Sweet talking your computer

by admin on 08/31/10 at 1:36 pm

Originally posted by Clayman Affiliate Clifford Nass in the Wall Street Journal, August 28, 2010.

Clifford NassWhen BMW introduced one of the most sophisticated navigation and telematics systems into its 5 Series car in Germany a decade ago, it represented the pinnacle of German engineering excellence, with great advances in accuracy and functionality. Yet BMW was forced to recall the product—because the system had a female voice. The service desk had received numerous calls from agitated German men who had the same basic complaint. They couldn’t trust a woman to give them directions.

While this might seem like a story of men’s weird attachment to cars or gender stereotyping run amok, a growing body of research suggests that there is something much deeper at work: People respond to computers and other technologies using the same social rules and expectations that they use when interacting with other people. These responses are not spur-of-the-moment reactions. They run broadly and deeply.

If you were asked how much you liked, say, a plate of lasagna, you would undoubtedly say nicer things to the chef than you would to a person who had no connection to the chef. This would be the polite thing to do. Would you also be overly nice to a computer that tutored you for 30 minutes and then asked how well it taught you?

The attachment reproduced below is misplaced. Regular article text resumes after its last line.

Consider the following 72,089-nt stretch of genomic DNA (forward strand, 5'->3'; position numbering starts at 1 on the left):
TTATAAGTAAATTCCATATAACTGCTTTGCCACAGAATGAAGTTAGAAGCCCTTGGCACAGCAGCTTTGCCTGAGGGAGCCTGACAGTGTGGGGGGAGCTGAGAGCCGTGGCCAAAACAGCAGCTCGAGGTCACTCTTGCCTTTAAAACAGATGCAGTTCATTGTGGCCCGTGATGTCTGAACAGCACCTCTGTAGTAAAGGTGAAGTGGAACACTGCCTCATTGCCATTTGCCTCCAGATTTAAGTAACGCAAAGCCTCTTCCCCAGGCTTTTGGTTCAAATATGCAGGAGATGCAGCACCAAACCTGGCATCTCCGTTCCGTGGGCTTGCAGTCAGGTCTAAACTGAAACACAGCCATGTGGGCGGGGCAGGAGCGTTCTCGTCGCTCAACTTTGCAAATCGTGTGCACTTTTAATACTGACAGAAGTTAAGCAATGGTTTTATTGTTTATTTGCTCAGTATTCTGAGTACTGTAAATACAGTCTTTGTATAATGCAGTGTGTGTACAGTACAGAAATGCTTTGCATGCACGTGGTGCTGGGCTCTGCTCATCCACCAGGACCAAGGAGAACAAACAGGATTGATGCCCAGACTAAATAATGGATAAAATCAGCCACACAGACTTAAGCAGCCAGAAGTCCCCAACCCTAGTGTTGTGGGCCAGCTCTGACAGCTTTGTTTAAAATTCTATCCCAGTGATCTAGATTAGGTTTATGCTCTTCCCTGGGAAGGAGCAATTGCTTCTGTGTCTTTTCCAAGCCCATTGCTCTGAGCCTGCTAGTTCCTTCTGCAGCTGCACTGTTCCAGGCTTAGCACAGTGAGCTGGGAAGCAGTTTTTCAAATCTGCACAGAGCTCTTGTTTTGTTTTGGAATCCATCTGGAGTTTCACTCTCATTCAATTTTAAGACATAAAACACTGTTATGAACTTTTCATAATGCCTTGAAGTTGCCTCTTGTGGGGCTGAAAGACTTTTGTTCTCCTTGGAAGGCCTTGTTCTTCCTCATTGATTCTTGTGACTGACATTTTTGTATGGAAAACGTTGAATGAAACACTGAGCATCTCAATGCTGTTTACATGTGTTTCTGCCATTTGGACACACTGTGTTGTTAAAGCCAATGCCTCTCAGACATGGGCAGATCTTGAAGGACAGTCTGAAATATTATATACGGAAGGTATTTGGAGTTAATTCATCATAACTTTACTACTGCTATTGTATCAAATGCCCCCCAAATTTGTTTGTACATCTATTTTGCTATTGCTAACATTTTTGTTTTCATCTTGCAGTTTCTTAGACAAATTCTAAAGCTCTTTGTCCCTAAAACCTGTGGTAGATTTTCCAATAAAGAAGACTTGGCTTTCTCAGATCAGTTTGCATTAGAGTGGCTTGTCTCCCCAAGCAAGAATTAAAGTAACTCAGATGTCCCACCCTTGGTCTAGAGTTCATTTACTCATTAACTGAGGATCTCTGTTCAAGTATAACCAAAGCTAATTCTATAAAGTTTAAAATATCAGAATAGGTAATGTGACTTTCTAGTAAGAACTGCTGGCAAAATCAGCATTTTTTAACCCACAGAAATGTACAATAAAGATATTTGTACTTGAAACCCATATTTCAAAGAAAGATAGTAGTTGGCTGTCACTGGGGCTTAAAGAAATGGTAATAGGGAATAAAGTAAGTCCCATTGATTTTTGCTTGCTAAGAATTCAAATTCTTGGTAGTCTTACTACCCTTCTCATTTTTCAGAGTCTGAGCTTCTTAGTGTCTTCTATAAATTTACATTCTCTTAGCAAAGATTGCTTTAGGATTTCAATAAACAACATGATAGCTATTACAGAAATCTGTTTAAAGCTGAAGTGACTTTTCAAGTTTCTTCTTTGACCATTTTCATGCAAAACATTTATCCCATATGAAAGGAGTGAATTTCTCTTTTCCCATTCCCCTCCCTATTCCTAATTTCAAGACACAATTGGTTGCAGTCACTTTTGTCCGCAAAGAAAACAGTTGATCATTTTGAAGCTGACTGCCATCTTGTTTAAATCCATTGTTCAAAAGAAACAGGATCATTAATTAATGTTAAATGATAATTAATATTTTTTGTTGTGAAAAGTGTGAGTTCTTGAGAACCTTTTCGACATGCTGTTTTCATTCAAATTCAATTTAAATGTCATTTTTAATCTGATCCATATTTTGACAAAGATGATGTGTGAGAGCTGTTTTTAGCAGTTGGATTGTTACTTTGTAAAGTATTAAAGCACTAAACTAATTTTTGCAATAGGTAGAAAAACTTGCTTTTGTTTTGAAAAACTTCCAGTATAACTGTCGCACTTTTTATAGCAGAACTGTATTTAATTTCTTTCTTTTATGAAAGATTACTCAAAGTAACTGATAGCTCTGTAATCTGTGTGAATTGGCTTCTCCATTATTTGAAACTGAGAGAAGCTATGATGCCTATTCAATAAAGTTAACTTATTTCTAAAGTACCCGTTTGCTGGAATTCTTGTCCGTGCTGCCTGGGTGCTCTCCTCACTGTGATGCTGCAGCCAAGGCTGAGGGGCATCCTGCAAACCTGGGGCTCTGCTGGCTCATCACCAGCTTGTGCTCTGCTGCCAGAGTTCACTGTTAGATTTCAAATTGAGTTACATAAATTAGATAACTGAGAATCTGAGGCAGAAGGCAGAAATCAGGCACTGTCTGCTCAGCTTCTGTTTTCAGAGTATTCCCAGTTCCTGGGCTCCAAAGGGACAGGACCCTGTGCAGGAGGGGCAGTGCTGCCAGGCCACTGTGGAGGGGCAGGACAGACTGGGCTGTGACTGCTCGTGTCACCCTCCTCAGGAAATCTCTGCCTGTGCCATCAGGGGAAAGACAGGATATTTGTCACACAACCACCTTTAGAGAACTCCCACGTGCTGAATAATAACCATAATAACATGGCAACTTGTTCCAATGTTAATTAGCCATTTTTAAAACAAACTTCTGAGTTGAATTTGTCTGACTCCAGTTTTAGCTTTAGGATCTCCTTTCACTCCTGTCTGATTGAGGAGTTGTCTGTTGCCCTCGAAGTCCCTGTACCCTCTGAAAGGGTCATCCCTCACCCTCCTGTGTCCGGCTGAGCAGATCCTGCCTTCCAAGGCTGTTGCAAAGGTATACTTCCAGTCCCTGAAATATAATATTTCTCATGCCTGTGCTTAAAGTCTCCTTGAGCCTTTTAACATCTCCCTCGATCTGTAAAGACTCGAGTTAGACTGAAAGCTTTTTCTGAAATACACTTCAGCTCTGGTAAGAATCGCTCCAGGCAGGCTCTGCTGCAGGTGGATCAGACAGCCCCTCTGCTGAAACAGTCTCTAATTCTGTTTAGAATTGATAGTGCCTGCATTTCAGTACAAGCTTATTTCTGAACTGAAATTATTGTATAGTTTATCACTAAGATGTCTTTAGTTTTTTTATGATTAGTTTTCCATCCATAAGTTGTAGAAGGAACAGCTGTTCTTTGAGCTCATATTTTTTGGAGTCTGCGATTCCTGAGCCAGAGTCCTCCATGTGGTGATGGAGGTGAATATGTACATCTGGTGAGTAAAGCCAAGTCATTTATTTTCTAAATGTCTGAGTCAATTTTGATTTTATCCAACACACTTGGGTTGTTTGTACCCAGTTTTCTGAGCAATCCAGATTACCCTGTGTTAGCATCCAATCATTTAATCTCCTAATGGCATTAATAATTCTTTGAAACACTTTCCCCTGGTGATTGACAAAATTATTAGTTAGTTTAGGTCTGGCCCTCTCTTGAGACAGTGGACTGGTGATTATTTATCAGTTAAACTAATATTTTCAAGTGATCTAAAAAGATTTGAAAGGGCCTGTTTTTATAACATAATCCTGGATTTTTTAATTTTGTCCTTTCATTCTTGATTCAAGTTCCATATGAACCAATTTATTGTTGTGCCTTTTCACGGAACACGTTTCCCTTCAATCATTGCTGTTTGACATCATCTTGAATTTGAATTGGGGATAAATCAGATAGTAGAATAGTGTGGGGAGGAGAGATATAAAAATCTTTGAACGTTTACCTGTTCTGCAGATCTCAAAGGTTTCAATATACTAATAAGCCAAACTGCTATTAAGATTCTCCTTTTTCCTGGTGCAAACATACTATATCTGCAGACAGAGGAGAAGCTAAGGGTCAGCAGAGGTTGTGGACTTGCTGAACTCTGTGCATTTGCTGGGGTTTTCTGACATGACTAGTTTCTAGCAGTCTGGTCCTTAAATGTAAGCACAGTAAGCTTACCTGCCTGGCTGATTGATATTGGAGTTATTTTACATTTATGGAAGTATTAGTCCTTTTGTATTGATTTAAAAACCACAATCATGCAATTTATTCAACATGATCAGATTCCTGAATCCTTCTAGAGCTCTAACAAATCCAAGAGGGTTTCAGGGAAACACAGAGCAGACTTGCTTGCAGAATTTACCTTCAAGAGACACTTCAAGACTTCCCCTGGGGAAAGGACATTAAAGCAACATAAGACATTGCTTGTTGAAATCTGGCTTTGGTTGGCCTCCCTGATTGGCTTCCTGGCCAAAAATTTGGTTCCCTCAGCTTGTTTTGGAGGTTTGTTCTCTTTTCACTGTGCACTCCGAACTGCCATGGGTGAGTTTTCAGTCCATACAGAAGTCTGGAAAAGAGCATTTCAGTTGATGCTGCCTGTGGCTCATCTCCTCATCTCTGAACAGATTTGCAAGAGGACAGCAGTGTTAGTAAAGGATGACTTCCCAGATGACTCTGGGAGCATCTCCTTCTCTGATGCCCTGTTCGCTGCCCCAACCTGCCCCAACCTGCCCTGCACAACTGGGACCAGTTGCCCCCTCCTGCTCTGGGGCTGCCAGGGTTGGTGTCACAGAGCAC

To find out, I ran an experiment at Stanford University. After being tutored by a computer, half of the participants were asked about the computer’s performance by the computer itself and the other half were asked by an identical computer across the room. Remarkably, the participants gave significantly more positive responses to the computer that asked about itself than they did to the computer across the room. These weren’t overly sensitive people: They were graduate students in computer science and electrical engineering, all of whom insisted that they would never be polite to a computer.

Another social rule is illustrated by the ubiquitous color wars at summer camps, in which half of the camp is arbitrarily assigned to the Red Team and the other half is assigned to the Blue Team. Even though the assignments are random, the Red Team campers suddenly notice that the members of their team are faster, bigger, more skilled, more attractive and have more of every other positive trait compared with the members of the Blue Team; seemingly violating the laws of physics, the Blue Team discovers the same positive attributes about their teammates.